This Sunday, the Academy of Motion Picture Arts and Sciences will hand out awards like it has each year for the last 86 years. There will be a delightful host ushering along the festivities, beautiful accepting awards from beautiful people and snarky comments from writers and cine-geeks that still cannot believe there movie was slighted. But my question is this: does winning an Academy Award really matter that much?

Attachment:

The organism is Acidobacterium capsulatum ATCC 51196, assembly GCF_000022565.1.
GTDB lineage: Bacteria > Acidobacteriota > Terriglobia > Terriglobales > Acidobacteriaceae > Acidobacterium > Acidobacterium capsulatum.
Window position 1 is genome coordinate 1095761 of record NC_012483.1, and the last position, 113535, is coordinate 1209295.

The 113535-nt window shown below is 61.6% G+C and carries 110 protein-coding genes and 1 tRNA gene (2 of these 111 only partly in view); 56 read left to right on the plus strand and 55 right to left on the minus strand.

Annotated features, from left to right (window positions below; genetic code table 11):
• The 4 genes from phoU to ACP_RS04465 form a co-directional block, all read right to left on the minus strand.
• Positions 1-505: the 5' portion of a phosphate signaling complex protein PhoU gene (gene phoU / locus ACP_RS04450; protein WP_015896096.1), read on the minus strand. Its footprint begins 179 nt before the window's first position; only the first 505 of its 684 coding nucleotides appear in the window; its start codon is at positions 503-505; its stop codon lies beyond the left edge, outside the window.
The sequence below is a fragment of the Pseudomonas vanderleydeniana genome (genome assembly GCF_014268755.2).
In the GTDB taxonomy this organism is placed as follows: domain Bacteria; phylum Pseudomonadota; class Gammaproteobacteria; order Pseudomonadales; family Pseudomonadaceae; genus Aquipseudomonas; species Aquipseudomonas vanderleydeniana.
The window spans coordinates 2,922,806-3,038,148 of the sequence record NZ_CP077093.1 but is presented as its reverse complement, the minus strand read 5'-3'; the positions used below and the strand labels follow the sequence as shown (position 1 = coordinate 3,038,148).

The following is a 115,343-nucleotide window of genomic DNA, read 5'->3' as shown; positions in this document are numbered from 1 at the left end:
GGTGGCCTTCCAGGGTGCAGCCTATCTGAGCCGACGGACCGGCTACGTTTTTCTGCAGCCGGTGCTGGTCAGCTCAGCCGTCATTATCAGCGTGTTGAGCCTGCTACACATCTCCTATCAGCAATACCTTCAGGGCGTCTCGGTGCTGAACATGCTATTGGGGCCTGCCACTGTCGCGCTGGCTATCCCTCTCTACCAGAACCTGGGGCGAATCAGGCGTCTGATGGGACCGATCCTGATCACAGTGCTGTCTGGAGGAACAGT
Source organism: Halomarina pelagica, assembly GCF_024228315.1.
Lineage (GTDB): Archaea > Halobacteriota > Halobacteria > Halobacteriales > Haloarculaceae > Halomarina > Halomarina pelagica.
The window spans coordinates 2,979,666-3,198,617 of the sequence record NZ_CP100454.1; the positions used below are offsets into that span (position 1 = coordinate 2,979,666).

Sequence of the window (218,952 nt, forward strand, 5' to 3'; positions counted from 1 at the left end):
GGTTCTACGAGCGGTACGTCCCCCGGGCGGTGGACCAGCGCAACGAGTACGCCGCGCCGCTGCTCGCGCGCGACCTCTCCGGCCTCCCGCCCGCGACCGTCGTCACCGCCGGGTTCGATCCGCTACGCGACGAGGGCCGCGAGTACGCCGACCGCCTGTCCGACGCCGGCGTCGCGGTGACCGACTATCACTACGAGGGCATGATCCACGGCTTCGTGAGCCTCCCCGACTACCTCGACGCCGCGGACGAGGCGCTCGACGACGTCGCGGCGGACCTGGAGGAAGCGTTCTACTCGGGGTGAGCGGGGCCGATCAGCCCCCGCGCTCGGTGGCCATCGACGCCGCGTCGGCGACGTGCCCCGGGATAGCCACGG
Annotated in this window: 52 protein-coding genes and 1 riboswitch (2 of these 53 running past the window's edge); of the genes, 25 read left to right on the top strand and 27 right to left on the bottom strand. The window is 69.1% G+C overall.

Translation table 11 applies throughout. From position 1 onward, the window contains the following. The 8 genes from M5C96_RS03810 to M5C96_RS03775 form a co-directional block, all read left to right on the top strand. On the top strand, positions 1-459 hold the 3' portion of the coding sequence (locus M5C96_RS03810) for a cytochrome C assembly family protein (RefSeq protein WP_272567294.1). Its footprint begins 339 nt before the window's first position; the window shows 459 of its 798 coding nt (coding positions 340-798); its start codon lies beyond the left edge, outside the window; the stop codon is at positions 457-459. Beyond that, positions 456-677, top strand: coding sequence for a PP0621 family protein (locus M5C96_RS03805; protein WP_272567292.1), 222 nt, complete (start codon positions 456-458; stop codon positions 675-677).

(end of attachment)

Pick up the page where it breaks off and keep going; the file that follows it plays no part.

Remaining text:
Contemporary society places a premium on awards and recognition. It’s why sports figures are judged by their MVPs and championships, writers secretly wish to one day win a Pulitzer or AMSE award and physicists work towards a Nobel prize. Yet, in all those instances, there is only one winner: the person that actually takes home the award. Have you ever heard someone introduced on a talk show as a ‘two-time Super Bowl runner-up’ or ‘Nobel Prize nominee’? It’s because the nominees don’t receive the recognition; the winners do. Yet with the Oscars, being nominated seems to be its own award. Actors proudly wear the badge of being ‘Oscar-nominated.’ Studios use nominations to tout the accomplishments of their cast in a trailer. It seems that winning is almost just an ancillary benefit of the real award: begin nominated for an Oscar. So if somehow, Matthew McConaughey or Jared Leto or Lupita Nyong’o do not come away winners (which is incredibly unlikely), they can hang their hat on being nominated. (But screw that, they better win.)